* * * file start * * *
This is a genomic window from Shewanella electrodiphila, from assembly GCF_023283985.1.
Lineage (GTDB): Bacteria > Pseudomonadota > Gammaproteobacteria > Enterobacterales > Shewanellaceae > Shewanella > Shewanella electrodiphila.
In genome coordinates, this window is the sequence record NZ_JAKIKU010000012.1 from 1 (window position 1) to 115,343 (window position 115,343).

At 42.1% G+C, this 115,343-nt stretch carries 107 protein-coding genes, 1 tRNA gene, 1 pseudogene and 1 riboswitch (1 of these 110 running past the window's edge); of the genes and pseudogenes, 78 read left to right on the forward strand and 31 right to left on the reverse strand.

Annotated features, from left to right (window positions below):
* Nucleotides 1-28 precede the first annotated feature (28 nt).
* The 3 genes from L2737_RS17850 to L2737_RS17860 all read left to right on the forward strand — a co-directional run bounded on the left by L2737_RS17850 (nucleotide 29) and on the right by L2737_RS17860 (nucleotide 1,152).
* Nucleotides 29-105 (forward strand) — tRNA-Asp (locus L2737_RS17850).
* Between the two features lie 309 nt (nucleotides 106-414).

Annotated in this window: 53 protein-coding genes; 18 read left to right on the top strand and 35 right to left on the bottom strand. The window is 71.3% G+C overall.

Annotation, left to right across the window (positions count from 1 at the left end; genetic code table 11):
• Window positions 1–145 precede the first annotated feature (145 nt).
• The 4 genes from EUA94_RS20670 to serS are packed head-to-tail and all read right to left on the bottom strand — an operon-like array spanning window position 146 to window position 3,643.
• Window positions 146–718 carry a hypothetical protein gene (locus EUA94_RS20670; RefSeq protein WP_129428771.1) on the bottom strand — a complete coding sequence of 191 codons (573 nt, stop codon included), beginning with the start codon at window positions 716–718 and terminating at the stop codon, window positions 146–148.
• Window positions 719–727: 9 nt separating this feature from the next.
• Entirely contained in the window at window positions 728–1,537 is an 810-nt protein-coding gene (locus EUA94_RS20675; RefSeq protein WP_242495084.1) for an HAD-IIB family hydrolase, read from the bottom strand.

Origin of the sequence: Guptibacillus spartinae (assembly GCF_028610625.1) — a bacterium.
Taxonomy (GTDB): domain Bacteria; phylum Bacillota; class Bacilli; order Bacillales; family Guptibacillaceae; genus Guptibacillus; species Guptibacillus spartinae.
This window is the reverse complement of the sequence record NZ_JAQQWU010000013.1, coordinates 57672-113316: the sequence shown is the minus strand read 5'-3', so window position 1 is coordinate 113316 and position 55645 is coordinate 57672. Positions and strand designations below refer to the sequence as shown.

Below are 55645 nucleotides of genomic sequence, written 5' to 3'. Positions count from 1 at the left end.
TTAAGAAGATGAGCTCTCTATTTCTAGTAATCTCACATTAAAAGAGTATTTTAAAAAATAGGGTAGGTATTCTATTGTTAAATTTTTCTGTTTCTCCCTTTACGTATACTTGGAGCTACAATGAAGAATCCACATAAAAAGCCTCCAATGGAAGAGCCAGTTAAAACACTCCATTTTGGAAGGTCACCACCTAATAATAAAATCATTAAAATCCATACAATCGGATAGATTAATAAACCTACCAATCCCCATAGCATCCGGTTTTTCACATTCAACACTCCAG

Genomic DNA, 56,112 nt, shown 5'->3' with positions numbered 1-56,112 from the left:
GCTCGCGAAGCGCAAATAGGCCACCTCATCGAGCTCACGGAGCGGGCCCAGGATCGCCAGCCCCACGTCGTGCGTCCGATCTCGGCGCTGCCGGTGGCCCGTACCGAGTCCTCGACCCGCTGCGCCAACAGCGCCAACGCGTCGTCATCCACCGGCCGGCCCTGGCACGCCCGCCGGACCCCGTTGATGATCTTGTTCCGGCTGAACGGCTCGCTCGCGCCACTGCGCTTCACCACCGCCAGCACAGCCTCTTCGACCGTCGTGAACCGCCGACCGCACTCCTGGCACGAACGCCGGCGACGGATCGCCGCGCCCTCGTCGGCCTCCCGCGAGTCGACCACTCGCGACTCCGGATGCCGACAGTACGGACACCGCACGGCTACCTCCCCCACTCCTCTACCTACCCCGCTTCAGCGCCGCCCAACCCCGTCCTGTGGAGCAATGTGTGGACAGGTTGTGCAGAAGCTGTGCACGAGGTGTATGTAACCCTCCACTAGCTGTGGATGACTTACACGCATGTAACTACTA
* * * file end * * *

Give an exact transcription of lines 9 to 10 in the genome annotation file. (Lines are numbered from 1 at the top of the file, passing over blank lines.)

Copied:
* Between the two features lie 309 nt (nucleotides 106-414).

Annotated in this window: 53 protein-coding genes; 18 read left to right on the top strand and 35 right to left on the bottom strand. The window is 71.3% G+C overall.